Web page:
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Over 90 million players have downloaded Nintendo's full mobile debut, Super Mario Run, but only 3 million have actually paid to unlock the full game.

Chris Kerr, News Editor

January 4, 2017

1 Min Read

Over 90 million players have downloaded Nintendo's full mobile debut, Super Mario Run, but only 3 million have actually paid to unlock the full game.

That's according to new data from analytics outfit Newzoo, which handed the latest figures over to the Wall Street Journal

If those figures hold true, it means the iOS-exclusive platformer (an Android release is expected in the near future) may have generated around $30 million in revenue, given that the game retails for $10. Presumably not all of that went directly into Nintendo's coffers, since Apple is almost certainly taking a cut of the game's proceeds.

That 3 percent conversion rate might sound low, but it's worth remembering that other big mobile developers such as Candy Crush creator King have very similar rates.

For example, paying customers accounted for 2.07 percent of King's total audience in Q4 2015, just before it was acquired by Activision. 

King also generally employs more traditional free-to-play models, as opposed to Nintendo, which asked players to fork over a one-time fee to unlock Super Mario Run. And unlike some of the other big mobile studios, Nintendo is looking to crack the home and portable console markets as well.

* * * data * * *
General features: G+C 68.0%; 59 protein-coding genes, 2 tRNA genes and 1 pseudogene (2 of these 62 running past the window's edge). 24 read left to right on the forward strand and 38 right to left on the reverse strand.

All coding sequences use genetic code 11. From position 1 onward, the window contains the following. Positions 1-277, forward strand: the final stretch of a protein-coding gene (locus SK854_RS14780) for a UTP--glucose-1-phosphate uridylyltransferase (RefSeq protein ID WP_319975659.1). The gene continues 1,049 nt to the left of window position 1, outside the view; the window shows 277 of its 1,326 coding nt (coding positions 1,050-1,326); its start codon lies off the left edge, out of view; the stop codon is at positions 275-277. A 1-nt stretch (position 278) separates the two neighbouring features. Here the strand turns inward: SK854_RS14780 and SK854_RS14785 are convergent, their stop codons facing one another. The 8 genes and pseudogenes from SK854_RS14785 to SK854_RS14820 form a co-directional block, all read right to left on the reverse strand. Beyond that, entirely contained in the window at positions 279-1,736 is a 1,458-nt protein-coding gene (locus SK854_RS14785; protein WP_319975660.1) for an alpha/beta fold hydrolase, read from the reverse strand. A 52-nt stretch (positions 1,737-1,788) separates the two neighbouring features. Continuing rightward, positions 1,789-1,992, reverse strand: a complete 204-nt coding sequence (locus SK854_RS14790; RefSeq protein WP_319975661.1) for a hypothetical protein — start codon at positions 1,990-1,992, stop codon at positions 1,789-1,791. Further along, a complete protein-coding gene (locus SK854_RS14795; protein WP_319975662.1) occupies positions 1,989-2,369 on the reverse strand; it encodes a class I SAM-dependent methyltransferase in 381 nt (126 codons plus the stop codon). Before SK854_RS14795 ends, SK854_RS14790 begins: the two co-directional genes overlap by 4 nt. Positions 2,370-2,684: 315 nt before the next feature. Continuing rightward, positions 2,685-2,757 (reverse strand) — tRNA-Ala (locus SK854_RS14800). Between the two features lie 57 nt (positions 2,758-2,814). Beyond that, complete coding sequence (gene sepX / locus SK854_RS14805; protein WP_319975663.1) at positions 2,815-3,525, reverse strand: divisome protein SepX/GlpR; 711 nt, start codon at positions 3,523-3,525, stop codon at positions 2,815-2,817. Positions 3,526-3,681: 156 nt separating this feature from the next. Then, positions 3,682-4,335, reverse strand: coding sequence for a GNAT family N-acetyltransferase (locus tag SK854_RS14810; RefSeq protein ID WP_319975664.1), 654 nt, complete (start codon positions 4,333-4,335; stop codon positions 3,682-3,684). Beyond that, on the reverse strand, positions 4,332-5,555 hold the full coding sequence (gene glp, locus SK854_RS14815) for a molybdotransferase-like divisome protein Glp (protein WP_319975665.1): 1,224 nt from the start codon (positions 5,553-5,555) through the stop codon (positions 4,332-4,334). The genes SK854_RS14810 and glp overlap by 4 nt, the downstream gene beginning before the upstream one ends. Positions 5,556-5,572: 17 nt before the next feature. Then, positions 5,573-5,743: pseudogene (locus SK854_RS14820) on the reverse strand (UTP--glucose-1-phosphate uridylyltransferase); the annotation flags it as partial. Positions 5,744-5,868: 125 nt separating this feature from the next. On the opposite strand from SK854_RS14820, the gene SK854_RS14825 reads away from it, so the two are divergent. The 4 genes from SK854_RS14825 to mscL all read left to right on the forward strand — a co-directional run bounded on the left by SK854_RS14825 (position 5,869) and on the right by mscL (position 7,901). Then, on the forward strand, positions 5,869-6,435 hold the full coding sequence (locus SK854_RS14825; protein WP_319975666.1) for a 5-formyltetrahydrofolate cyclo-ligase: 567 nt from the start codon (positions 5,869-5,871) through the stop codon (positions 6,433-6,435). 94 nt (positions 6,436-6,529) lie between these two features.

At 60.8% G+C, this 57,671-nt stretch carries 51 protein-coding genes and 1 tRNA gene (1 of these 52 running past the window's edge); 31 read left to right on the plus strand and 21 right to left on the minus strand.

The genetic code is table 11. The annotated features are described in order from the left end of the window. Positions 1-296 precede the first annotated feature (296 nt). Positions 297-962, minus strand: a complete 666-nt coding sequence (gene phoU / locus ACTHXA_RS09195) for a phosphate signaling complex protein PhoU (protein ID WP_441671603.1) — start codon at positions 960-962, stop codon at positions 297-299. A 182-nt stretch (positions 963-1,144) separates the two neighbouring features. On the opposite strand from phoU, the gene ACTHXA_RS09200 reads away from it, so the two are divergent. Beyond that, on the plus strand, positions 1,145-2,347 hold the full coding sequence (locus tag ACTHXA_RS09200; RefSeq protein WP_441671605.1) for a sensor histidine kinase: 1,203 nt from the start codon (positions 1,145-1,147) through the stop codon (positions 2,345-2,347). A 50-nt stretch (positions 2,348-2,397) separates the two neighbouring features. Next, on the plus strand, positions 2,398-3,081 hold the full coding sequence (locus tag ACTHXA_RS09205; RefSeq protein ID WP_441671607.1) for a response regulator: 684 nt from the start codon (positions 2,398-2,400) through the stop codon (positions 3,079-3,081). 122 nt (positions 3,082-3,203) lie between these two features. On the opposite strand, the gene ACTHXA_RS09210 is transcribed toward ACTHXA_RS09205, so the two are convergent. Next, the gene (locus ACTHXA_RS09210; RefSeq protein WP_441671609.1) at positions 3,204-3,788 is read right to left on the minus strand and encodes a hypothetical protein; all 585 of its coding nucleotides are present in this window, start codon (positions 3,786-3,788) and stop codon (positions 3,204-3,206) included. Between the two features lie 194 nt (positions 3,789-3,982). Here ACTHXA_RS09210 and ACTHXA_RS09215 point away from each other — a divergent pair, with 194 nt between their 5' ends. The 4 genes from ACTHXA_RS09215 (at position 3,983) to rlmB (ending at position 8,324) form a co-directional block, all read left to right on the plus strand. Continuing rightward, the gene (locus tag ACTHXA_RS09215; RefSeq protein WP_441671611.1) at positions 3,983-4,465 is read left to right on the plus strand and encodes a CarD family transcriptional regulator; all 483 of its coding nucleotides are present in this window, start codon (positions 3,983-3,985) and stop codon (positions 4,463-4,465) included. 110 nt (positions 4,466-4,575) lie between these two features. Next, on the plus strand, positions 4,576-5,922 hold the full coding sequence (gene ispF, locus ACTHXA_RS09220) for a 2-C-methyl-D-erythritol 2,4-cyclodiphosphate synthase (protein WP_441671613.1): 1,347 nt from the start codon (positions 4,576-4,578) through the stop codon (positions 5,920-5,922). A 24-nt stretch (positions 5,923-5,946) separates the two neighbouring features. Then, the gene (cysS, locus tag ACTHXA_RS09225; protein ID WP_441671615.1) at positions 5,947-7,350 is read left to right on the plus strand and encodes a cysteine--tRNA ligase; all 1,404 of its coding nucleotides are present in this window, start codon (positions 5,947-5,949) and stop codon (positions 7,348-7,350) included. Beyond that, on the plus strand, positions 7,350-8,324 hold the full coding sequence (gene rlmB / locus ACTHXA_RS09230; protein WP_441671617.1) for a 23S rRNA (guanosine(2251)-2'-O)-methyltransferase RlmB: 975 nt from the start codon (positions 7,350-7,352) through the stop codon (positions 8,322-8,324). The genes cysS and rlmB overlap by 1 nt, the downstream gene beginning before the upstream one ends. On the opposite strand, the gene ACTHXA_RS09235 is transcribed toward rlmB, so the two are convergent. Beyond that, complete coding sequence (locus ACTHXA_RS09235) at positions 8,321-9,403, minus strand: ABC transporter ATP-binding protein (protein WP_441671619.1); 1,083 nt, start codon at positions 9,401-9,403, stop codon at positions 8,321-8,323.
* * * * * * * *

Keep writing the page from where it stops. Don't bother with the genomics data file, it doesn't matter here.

It means the company will have its own unique barometer for mobile "success," as was shown late last year when Mario creator Shigeru Miyamoto explained the firm hopes its mobile offerings will ultimately widen its console audience by introducing new players to their biggest franchises.

Update: This story has been updated to clarify that while Super Mario Run has presumably generated roughly $30 million in revenue so far, Nintendo will likely only see a portion of those earnings.

About the Author(s)

Chris Kerr

News Editor, GameDeveloper.com

Game Developer news editor Chris Kerr is an award-winning journalist and reporter with over a decade of experience in the game industry. His byline has appeared in notable print and digital publications including Edge, Stuff, Wireframe, International Business Times, and PocketGamer.biz. Throughout his career, Chris has covered major industry events including GDC, PAX Australia, Gamescom, Paris Games Week, and Develop Brighton. He has featured on the judging panel at The Develop Star Awards on multiple occasions and appeared on BBC Radio 5 Live to discuss breaking news.

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